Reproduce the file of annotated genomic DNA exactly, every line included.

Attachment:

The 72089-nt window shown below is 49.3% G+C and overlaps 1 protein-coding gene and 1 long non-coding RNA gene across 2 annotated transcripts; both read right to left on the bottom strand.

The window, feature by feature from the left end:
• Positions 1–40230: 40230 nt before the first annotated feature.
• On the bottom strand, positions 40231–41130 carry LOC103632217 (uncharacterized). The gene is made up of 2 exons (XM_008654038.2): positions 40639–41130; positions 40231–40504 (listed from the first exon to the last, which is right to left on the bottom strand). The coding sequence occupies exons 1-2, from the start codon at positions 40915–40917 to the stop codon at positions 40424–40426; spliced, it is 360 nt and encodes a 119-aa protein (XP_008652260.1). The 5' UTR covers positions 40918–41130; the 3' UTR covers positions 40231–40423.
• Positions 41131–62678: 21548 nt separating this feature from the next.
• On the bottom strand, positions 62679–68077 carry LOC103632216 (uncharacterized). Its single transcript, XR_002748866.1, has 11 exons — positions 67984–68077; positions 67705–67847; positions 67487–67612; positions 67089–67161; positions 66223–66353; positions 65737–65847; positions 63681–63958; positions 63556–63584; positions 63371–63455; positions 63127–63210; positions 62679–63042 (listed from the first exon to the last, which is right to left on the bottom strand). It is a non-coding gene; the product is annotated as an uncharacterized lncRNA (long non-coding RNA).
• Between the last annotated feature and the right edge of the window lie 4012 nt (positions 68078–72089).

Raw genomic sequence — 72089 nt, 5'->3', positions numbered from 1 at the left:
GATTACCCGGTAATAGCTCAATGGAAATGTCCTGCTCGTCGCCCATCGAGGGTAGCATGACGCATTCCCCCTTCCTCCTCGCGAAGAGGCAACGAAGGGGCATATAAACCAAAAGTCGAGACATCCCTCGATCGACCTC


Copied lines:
The 72089-nt window shown below is 49.3% G+C and overlaps 1 protein-coding gene and 1 long non-coding RNA gene across 2 annotated transcripts; both read right to left on the bottom strand.

The window, feature by feature from the left end:
• Positions 1–40230: 40230 nt before the first annotated feature.
• On the bottom strand, positions 40231–41130 carry LOC103632217 (uncharacterized). The gene is made up of 2 exons (XM_008654038.2): positions 40639–41130; positions 40231–40504 (listed from the first exon to the last, which is right to left on the bottom strand). The coding sequence occupies exons 1-2, from the start codon at positions 40915–40917 to the stop codon at positions 40424–40426; spliced, it is 360 nt and encodes a 119-aa protein (XP_008652260.1). The 5' UTR covers positions 40918–41130; the 3' UTR covers positions 40231–40423.
• Positions 41131–62678: 21548 nt separating this feature from the next.
• On the bottom strand, positions 62679–68077 carry LOC103632216 (uncharacterized). Its single transcript, XR_002748866.1, has 11 exons — positions 67984–68077; positions 67705–67847; positions 67487–67612; positions 67089–67161; positions 66223–66353; positions 65737–65847; positions 63681–63958; positions 63556–63584; positions 63371–63455; positions 63127–63210; positions 62679–63042 (listed from the first exon to the last, which is right to left on the bottom strand). It is a non-coding gene; the product is annotated as an uncharacterized lncRNA (long non-coding RNA).
• Between the last annotated feature and the right edge of the window lie 4012 nt (positions 68078–72089).

Raw genomic sequence — 72089 nt, 5'->3', positions numbered from 1 at the left:
GATTACCCGGTAATAGCTCAATGGAAATGTCCTGCTCGTCGCCCATCGAGGGTAGCATGACGCATTCCCCCTTCCTCCTCGCGAAGAGGCAACGAAGGGGCATATAAACCAAAAGTCGAGACATCCCTCGATCGACCTC